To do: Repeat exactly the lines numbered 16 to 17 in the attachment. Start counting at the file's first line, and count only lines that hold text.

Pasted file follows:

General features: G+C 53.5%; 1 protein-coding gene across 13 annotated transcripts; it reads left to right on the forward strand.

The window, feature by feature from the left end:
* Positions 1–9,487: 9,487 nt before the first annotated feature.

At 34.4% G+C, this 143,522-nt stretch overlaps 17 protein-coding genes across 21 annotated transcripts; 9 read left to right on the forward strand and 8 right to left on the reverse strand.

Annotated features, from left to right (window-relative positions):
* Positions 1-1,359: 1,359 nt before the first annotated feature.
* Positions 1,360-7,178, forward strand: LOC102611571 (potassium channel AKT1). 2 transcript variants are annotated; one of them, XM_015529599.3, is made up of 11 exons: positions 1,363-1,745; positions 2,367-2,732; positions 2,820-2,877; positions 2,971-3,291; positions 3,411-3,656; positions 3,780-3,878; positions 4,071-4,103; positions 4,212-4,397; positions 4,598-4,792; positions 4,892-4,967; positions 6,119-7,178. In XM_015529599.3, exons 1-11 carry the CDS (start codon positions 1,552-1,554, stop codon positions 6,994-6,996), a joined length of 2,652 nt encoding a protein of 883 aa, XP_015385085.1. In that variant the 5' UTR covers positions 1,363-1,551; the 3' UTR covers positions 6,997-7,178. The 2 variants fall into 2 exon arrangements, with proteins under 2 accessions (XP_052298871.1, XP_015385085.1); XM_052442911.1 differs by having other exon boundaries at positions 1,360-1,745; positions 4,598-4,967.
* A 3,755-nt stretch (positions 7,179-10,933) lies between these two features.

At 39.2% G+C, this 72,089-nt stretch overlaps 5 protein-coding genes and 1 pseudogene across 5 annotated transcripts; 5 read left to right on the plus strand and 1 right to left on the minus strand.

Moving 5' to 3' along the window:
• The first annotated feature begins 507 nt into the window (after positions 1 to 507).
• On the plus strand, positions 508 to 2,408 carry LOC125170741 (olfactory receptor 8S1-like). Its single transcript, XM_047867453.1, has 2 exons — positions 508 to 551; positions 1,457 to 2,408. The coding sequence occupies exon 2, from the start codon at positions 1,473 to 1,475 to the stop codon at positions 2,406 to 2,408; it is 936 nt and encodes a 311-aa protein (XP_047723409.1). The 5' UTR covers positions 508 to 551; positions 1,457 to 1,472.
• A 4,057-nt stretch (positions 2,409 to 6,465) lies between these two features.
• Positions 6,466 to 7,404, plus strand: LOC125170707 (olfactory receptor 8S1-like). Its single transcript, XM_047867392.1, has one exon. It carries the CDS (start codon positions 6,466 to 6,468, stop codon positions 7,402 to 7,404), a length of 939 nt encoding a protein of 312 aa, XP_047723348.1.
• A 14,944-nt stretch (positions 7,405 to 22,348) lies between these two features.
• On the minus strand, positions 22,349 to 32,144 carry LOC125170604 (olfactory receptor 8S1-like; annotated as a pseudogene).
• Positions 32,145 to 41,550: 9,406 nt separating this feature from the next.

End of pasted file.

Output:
• On the minus strand, positions 22,349 to 32,144 carry LOC125170604 (olfactory receptor 8S1-like; annotated as a pseudogene).
• Positions 32,145 to 41,550: 9,406 nt separating this feature from the next.